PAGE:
"Integrity is the bedrock and the cement of our purpose, principles, and character.  It is the foundation that provides the willingness, ability, poise, presence, and certainty to deal with the entirety of what is.  Out of that develops our sense of purpose and vision of what can be.  In living our values and moving toward this ideal vision, we become more of who we truly are."


New Preface: Plume Paperback TGFE Now Available!


Plume TGFE PW

Endorsements from 6 Nobel Prize-winning scientists
Praise from other science lumnaries
Responses from diverse religious leaders
Purchase softcover online for $10.88 

As we observe the 200th anniversary of the birth of Charles Darwin and the 150th anniversary of his landmark book, On the Origin of Species, evolution has become firmly established as the central organizing principle of the biological sciences. Natural explanations for the growth of complexity through time ground all the other sciences, as well, from cosmology and chemistry to neuroscience and psychology. That everything within this universe has emerged through natural processes operating over vast spans of time is now well beyond dispute among scientists and the educated public. Yet even today, families and public school systems remain divided and the evolutionary worldview is still shunned by millions, perhaps billions, of religious believers around the world. Why?


The 7 Deadly Sins of Old-Time Religion


"A mistake about Creation will necessarily result in a mistake about God." —Saint Thomas Aquinas

One of the most important truths revealed in recent centuries is this: everything—the entire Universe—is in an ongoing process of deep-time transformation.  Galaxies and star systems evolve.  Planets evolve.  Life evolves.  Human cultures evolve.  Individuals and groups of all sizes evolve.  And our personal and collective thinking about life's big questions (including our concepts/stories of Ultimacy, God, or Undeniable Reality) evolve, too.  Reflecting on this is, I suspect, what led Pierre Teilhard de Chardin to write:

"Is evolution a theory, a system, or a hypothesis?  It is much more: it is a general condition to which all theories, all hypotheses, and all systems must bow and satisfy henceforth if they are to be thinkable and true.  Evolution is a light illuminating all facts, a curve that all lines must follow."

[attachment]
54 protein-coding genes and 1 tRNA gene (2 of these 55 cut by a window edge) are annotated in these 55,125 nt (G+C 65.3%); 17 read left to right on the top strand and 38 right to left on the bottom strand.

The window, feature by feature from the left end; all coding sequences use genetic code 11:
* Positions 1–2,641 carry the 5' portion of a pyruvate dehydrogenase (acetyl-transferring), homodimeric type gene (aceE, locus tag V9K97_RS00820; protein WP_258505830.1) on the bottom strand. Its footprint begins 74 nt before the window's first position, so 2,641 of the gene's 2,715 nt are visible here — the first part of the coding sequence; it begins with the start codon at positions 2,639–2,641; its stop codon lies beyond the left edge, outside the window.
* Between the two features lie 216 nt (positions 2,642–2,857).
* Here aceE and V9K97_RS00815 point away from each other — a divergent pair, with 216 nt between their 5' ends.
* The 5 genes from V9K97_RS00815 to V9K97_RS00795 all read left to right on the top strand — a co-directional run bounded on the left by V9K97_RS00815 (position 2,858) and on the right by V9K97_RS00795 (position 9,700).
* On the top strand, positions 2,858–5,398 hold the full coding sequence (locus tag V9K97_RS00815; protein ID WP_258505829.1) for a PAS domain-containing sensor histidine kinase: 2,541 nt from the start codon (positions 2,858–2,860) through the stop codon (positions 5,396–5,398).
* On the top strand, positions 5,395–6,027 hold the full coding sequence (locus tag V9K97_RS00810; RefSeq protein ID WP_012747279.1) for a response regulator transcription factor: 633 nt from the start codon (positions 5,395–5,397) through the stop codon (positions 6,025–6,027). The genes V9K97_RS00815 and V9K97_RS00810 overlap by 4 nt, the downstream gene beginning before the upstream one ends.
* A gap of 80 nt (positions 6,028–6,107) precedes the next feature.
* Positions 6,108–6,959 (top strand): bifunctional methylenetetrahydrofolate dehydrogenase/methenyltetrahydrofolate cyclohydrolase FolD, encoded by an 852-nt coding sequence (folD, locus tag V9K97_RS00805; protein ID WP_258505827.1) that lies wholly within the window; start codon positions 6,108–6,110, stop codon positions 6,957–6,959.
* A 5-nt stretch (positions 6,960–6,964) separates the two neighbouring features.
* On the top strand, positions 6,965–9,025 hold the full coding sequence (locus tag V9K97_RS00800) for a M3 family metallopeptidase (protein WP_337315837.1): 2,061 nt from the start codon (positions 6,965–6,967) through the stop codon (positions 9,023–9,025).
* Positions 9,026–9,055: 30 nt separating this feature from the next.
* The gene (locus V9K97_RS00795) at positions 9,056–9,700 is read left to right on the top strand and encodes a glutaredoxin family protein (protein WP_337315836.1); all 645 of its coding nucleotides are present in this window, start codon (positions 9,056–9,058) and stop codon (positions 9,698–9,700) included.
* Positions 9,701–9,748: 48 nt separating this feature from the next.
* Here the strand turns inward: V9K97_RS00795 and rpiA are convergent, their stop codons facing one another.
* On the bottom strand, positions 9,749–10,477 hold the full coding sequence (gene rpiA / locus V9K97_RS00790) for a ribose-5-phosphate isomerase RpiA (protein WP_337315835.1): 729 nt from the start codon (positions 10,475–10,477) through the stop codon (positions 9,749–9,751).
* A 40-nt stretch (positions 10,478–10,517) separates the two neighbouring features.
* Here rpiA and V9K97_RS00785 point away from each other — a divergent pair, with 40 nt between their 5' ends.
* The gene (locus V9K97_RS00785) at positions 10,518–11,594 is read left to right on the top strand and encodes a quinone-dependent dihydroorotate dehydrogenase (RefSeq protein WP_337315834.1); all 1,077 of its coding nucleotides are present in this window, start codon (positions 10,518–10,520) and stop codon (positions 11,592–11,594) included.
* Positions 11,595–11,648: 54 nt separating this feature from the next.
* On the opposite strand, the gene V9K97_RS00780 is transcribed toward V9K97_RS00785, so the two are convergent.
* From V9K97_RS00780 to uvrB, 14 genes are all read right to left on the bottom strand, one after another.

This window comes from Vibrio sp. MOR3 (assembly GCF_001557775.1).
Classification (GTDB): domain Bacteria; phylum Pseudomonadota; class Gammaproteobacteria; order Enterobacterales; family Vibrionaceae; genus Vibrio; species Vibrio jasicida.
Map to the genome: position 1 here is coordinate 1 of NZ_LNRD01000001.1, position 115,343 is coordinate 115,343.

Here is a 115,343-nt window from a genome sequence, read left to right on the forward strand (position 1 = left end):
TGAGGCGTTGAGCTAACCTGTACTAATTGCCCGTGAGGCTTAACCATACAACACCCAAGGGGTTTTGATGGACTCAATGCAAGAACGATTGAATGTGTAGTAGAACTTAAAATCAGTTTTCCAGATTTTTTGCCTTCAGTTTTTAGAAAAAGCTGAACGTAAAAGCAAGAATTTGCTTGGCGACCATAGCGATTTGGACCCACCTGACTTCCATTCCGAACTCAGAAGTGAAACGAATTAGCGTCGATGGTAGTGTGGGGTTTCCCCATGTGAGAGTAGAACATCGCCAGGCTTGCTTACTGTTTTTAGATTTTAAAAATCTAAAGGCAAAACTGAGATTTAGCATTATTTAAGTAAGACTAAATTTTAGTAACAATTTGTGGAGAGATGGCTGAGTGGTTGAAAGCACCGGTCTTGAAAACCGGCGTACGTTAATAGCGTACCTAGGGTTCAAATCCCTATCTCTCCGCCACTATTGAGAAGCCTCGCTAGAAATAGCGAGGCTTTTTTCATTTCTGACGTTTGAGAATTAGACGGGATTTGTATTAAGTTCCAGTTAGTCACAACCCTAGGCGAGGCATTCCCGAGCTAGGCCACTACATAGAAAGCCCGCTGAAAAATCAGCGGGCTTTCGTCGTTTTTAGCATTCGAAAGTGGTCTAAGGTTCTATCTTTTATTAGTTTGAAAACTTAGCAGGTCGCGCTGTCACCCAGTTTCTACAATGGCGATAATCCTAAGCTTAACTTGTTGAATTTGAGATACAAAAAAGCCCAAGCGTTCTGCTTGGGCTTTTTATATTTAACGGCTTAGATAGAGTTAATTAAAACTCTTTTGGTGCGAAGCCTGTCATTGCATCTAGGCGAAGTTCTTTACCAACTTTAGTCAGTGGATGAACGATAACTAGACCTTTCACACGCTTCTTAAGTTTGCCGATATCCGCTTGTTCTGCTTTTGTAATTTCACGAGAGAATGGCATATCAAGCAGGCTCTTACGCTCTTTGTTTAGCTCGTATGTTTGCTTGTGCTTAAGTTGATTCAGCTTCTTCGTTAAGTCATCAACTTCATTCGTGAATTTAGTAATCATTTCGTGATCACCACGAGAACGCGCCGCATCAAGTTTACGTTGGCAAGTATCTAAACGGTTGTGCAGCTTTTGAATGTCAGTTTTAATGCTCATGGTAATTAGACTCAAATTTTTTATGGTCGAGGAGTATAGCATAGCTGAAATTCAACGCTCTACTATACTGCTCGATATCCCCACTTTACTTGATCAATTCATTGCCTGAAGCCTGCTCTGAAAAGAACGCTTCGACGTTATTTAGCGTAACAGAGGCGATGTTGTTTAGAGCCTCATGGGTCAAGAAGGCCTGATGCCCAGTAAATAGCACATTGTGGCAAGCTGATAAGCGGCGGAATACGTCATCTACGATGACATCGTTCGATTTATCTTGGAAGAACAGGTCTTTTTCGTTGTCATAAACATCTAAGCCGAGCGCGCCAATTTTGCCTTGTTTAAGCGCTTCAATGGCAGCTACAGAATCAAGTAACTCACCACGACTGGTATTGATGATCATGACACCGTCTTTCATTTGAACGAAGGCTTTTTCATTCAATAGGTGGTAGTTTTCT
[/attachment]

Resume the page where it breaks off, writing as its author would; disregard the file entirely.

Over the next few weeks, I will elaborate on The 7 Deadly Sins of Old-Time Religion, taking them one at a time.  I will show that there are 7 profoundly negative consequences of religious resistance to a measurable understanding of time and emergent view of grace.  Specifically, I will reveal how, from a religious naturalism point of view, a pre-evolutionary worldview frozen within scriptural literalism necessarily...

1.  Trivializes God, guidance, and good news;
2.  Balkanizes religion and bastardizes science;
3.  Desacralizes nature;
4.  Blasphemes death;
5.  Fails our children in three tragic, unnecessary ways;
6.  Denies individuals and families access to the most important saving wisdom for overcoming personal and relational challenges; and
7.  Blinds us from seeing the true nature of the current global integrity crisis.

Everything must evolve in order to remain viable.  Three billion years ago, life (bacteria and archaea) thrived in a context of 2% oxygen.  Today, anything less than 15% oxygen would wipe out all mammals.  In an ever-emerging, ever-developing Cosmos, conditions that were once healthy and lifegiving can later become dangerous or even deadly—which is, of course, why life must be so adaptive.

Traditional religions will either evolve like everything else or, paradoxically, they will destroy nearly everything they stand for (or maybe just go extinct).  I'm betting my life that they will evolve, and will become more lifegiving then ever—not just for their own members but for the entire Earth community.  This is, indeed, why I wrote Thank God for Evolution, and why my wife and I have been living on the road for 7 years, sharing a sacred, meaningful view of cosmic, Earth, life, and human history with religious and secular audiences across America. 

The boldest creedal assertions are in the future, not the past.  I foresee a time in the not-too-distant future when churches and other religious organizations preach and teach the science-based epic of evolution as our common creation story, and when this story is seen as foundational for moral instruction and teaching values to the next generations.  Widespread awareness of The 7 Deadly Sins of Old-Time Religion will, I pray, significantly further this process.